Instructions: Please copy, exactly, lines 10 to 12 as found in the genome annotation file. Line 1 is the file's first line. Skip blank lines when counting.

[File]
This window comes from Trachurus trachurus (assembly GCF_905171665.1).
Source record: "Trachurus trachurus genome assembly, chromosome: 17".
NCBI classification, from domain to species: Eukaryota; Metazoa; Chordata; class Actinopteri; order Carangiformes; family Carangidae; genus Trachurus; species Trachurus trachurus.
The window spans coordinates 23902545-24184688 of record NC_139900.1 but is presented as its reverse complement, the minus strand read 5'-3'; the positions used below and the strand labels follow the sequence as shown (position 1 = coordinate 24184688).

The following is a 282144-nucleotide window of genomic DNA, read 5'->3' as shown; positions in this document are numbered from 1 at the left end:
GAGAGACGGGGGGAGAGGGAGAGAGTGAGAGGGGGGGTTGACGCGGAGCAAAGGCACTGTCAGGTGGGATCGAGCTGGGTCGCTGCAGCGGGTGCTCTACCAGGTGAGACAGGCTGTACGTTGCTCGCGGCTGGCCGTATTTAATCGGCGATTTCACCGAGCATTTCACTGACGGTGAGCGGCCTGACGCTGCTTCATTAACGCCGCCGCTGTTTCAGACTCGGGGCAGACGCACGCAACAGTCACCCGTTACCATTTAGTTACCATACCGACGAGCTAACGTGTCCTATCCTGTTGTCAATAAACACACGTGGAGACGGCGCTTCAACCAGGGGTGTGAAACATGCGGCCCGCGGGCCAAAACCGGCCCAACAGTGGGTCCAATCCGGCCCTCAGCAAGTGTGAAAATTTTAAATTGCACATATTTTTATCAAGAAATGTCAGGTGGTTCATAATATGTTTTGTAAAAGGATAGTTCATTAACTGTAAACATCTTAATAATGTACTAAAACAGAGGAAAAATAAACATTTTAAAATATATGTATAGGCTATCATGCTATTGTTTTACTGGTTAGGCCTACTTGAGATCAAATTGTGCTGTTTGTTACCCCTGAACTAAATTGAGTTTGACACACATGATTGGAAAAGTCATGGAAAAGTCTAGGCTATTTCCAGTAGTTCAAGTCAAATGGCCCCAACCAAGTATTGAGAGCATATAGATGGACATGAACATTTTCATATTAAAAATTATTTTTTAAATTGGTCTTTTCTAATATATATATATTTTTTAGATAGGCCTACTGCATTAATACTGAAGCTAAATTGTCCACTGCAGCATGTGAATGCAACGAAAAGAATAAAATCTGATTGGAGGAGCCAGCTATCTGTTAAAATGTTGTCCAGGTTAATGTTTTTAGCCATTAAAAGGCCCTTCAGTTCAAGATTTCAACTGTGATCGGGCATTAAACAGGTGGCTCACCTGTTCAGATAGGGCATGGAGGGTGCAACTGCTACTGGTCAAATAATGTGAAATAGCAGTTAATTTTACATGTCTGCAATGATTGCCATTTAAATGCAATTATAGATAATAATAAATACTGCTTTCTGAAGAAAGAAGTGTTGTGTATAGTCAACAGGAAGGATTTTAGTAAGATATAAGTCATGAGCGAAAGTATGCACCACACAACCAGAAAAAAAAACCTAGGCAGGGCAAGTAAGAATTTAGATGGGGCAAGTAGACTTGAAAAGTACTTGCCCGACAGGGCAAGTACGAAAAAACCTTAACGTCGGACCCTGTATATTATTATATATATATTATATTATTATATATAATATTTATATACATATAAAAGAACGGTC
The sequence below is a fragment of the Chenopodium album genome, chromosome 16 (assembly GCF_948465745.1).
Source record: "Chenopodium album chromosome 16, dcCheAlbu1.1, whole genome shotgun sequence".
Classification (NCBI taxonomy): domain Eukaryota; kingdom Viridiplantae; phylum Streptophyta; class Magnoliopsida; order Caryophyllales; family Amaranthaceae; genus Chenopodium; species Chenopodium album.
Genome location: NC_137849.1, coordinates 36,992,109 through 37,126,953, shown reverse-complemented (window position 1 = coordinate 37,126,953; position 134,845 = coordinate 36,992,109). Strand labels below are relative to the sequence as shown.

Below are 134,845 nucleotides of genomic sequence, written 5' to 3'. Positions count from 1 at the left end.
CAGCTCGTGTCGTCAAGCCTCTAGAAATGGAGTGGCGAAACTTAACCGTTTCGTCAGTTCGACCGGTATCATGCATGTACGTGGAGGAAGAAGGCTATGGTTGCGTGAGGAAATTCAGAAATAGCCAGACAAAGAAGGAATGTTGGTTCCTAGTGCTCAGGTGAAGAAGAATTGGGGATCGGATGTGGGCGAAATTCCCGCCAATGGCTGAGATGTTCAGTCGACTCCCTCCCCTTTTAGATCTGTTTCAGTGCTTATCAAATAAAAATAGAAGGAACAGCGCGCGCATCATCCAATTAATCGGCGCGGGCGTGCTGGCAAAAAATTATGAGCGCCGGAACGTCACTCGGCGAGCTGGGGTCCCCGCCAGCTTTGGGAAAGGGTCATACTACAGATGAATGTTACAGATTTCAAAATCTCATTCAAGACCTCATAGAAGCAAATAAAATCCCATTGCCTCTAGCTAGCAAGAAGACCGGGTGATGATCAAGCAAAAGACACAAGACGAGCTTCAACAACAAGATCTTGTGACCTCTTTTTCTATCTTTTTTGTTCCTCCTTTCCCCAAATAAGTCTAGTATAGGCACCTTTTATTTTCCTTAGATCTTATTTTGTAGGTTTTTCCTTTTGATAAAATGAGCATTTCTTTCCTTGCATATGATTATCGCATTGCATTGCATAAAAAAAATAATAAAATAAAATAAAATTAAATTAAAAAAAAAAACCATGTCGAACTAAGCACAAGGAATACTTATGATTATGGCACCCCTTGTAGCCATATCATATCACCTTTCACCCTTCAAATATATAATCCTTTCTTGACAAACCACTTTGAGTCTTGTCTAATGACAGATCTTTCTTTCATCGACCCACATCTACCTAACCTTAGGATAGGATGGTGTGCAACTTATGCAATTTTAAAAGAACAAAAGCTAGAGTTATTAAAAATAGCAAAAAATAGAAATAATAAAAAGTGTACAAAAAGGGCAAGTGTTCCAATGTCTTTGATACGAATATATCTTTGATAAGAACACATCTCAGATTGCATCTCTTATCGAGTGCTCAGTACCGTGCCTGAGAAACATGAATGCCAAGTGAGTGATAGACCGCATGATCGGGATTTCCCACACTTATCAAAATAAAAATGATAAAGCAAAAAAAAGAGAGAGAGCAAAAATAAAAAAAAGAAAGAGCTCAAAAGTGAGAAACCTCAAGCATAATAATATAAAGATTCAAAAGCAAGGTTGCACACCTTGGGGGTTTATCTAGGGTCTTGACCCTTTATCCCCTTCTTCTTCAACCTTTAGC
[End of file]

Genome location: NC_137849.1, coordinates 36,992,109 through 37,126,953, shown reverse-complemented (window position 1 = coordinate 37,126,953; position 134,845 = coordinate 36,992,109). Strand labels below are relative to the sequence as shown.

Below are 134,845 nucleotides of genomic sequence, written 5' to 3'. Positions count from 1 at the left end.
CAGCTCGTGTCGTCAAGCCTCTAGAAATGGAGTGGCGAAACTTAACCGTTTCGTCAGTTCGACCGGTATCATGCATGTACGTGGAGGAAGAAGGCTATGGTTGCGTGAGGAAATTCAGAAATAGCCAGACAAAGAAGGAATGTTGGTTCCTAGTGCTCAGGTGAAGAAGAATTGGGGATCGGATGTGGGCGAAATTCCCGCCAATGGCTGAGATGTTCAGTCGACTCCCTCCCCTTTTAGATCTGTTTCAGTGCTTATCAAATAAAAATAGAAGGAACAGCGCGCGCATCATCCAATTAATCGGCGCGGGCGTGCTGGCAAAAAATTATGAGCGCCGGAACGTCACTCGGCGAGCTGGGGTCCCCGCCAGCTTTGGGAAAGGGTCATACTACAGATGAATGTTACAGATTTCAAAATCTCATTCAAGACCTCATAGAAGCAAATAAAATCCCATTGCCTCTAGCTAGCAAGAAGACCGGGTGATGATCAAGCAAAAGACACAAGACGAGCTTCAACAACAAGATCTTGTGACCTCTTTTTCTATCTTTTTTGTTCCTCCTTTCCCCAAATAAGTCTAGTATAGGCACCTTTTATTTTCCTTAGATCTTATTTTGTAGGTTTTTCCTTTTGATAAAATGAGCATTTCTTTCCTTGCATATGATTATCGCATTGCATTGCATAAAAAAAATAATAAAATAAAATAAAATTAAATTAAAAAAAAAAACCATGTCGAACTAAGCACAAGGAATACTTATGATTATGGCACCCCTTGTAGCCATATCATATCACCTTTCACCCTTCAAATATATAATCCTTTCTTGACAAACCACTTTGAGTCTTGTCTAATGACAGATCTTTCTTTCATCGACCCACATCTACCTAACCTTAGGATAGGATGGTGTGCAACTTATGCAATTTTAAAAGAACAAAAGCTAGAGTTATTAAAAATAGCAAAAAATAGAAATAATAAAAAGTGTACAAAAAGGGCAAGTGTTCCAATGTCTTTGATACGAATATATCTTTGATAAGAACACATCTCAGATTGCATCTCTTATCGAGTGCTCAGTACCGTGCCTGAGAAACATGAATGCCAAGTGAGTGATAGACCGCATGATCGGGATTTCCCACACTTATCAAAATAAAAATGATAAAGCAAAAAAAAGAGAGAGAGCAAAAATAAAAAAAAGAAAGAGCTCAAAAGTGAGAAACCTCAAGCATAATAATATAAAGATTCAAAAGCAAGGTTGCACACCTTGGGGGTTTATCTAGGGTCTTGACCCTTTATCCCCTTCTTCTTCAACCTTTAGC